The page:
“It can be a very complicated and technical field and we are all on a learning curve,” added Woolston, suggesting that the complex issues made it essential to partner with an organization specializing in the subject such as SBTi.

Another point of progress would be a gallery ranking system.

“It’s relatively easy for investors in other industries to find companies through rankings and make decisions based on them,” Lambooy said. The ESG rankings (environment, social and governance) for most actions is a click on Google. “It’s time to formulate them” for the art market, she said.

Image courtesy of Christie's.

Christie’s has committed to be net-zero by 2030. Image courtesy of Christie’s.

A green art market

Things are improving rapidly. Just a few years ago, you would have struggled to find climate talks at an art fair, let alone see sustainability as a top concern for art dealers. But the pandemic has made the world smaller and more fragile. This also led to the the largest drop in CO2 emissions since World War II, up to 7.5 percent. What will the behaviors look like when the world returns to some sort of normalcy?

In a recent article by the editorial board of the Financial Time, the editors warned that as the world emerges from this pandemic, we may see the second largest to augment in carbon emissions.

As the art world recovers, many in the business are saying it’s time for collectors to start voting with their dollars.

“The art sector, private and public, is where the imagination of society resides,” Chivers said. “If we want to imagine and build a better future, we need everyone in art to be on board. “

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Co-investment vehicles under the Final Deferred Interest Rules | Foley & Lardner srl

As a result of the latest Treasury regulations issued by the IRS under Section 1061,1 fund promoters should consider investing capital through a blended fund with other investors rather than using their own investment vehicle to invest alongside the fund, which could be subject to the three-year holding period requirement under section 1061.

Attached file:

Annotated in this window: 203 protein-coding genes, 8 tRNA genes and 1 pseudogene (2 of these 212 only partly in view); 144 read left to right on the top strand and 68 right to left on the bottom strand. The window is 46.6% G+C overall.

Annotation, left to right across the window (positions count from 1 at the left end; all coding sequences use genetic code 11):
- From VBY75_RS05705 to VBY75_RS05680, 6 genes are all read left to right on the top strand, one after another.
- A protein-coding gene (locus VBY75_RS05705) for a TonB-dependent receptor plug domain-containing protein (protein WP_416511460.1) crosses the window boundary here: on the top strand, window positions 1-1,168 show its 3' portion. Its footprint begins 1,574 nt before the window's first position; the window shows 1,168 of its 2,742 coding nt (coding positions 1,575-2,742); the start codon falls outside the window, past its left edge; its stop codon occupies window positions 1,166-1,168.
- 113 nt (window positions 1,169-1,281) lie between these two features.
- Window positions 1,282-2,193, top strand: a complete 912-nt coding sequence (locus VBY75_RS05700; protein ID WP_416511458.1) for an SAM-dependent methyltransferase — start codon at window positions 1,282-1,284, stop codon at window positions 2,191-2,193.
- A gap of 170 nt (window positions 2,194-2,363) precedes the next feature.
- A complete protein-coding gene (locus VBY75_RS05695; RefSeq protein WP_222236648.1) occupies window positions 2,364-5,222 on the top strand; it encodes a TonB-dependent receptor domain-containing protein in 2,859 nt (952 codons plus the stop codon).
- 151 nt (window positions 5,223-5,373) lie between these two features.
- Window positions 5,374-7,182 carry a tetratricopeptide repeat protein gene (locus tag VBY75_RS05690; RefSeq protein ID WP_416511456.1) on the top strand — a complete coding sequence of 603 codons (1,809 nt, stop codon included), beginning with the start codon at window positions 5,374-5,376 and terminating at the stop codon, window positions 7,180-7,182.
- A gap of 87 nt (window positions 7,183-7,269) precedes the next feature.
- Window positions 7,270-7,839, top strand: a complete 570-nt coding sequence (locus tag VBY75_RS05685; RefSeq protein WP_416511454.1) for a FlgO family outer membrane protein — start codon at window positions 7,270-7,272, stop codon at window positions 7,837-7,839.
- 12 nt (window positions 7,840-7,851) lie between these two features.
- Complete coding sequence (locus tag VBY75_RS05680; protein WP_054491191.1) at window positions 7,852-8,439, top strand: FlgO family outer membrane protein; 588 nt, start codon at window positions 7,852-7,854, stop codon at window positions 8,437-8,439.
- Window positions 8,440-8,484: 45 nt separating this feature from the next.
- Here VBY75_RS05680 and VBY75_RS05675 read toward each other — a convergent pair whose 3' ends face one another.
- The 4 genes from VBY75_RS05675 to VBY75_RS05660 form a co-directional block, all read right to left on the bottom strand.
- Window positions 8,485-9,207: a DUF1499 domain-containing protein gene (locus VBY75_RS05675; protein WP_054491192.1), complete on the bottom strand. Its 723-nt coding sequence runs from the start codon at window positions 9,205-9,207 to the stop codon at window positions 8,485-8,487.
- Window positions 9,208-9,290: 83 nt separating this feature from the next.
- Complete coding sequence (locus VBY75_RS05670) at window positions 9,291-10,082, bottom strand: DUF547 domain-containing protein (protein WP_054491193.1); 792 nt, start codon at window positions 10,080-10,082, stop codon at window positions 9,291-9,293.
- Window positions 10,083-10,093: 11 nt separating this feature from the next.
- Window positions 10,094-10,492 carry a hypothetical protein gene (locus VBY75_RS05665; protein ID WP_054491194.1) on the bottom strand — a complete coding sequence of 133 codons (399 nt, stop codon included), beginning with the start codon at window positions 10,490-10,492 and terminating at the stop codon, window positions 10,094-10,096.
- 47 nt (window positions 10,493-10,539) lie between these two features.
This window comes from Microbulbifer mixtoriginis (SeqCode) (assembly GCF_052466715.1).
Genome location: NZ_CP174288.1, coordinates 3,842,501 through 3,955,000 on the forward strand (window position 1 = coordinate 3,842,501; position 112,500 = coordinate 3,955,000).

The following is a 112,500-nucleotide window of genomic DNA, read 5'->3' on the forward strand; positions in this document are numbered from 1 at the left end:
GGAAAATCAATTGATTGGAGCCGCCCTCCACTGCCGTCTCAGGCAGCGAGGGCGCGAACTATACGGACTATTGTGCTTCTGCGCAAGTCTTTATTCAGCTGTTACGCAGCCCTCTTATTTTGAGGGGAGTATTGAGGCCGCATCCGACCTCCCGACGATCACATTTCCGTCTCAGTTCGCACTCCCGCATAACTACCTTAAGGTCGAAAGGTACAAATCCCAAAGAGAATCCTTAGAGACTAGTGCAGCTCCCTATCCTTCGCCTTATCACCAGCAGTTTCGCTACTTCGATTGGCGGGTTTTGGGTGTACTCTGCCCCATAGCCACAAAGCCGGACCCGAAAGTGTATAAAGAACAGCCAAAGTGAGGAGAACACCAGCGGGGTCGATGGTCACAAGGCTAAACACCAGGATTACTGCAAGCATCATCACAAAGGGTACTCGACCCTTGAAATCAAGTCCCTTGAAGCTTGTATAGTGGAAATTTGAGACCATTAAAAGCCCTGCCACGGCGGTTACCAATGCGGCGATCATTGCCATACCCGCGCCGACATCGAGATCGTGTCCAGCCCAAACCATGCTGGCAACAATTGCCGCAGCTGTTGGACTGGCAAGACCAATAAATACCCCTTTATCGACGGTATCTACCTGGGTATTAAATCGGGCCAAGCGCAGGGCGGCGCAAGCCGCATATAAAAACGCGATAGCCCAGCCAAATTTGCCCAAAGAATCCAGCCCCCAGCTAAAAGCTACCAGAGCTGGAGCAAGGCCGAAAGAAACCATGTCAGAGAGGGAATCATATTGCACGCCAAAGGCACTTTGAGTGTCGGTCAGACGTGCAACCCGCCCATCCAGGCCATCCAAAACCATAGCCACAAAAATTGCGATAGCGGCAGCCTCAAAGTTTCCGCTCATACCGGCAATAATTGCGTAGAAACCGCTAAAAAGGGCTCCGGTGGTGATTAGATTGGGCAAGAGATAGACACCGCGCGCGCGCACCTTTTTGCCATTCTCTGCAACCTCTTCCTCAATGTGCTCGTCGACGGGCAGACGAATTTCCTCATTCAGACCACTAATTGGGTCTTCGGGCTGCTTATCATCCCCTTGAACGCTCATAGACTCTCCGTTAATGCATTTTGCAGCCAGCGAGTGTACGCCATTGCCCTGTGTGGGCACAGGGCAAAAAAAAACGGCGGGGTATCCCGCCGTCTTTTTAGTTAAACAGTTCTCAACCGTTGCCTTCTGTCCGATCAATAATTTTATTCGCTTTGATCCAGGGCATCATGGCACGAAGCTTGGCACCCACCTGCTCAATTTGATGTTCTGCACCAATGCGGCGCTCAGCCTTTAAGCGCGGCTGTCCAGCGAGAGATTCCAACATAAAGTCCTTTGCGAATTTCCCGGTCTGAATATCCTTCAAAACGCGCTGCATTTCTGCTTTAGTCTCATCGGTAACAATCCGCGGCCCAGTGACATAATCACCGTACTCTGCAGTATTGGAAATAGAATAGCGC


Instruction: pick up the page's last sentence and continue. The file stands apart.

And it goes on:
Section 1061 re-qualifies certain long-term net capital gains with a holding period of less than three years as short-term capital gains at ordinary income rates. Section 1061 applies to an “applicable partnership interest” (an “API”) held by or transferred to a taxpayer in connection with the provision of substantial services by the taxpayer in an applicable trade or business. Deferred interest agreements can constitute an API, which would be subject to the three-year holding period.

However, an “equity interest” in a partnership is generally not an API (the “Capital Interest Exception”). For this purpose, a capital interest is an interest that would give the holder a share of the proceeds if the assets of the partnership were sold at fair market value at the time the interest was received and the proceeds were then distributed. in a complete liquidation of the partnership. . As a result, a participation of a fund promoter may be able to structure part of its investment so that it is exempt from Article 1061 (and the three-year holding period) with respect to its capital. invested under the capital interest exception.

In order for the fund promoter to comply with the capital interest exception, the allocations relating to its capital interest must be reasonably consistent and determined similarly to the allocation and distribution rights that apply to the capital invested by investors. unrelated service providers who have made significant capital contributions (defined as 5% or more of the partnership’s total capital account balance at the time the grants are made). The regulations provide for the following non-exclusive factors for the application of this test: (i) the amount and timing of the capital contributed; (ii) the rate of return on the capital contributed; (iii) the modalities, priority, type and level of risk associated with the capital contributed; and (v) rights to distributions in cash or in property during the operations of the company and in the event of liquidation.

As drafted, it would be difficult to ensure that interest in a fund promoter’s co-investment vehicle qualifies for the capital interest exception, as allowances must be compared to those. made to major unrelated service providers. The Treasury and IRS continue to study the application of the capital interest exception to co-investment vehicles.

Provided the partnership agreement and the books and records of the fund clearly demonstrate the requirements listed above, the fund promoter could co-invest in the investment of the underlying portfolio through a combined fund with unrelated service providers. On the other hand, a fund sponsor who co-invests through its own investment vehicle may not be eligible for the capital interest exception and could therefore be subject to the three-year holding period.

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1 All references to the “Section” are to the Internal Revenue Code of 1986, as amended, or to Treasury regulations promulgated thereunder.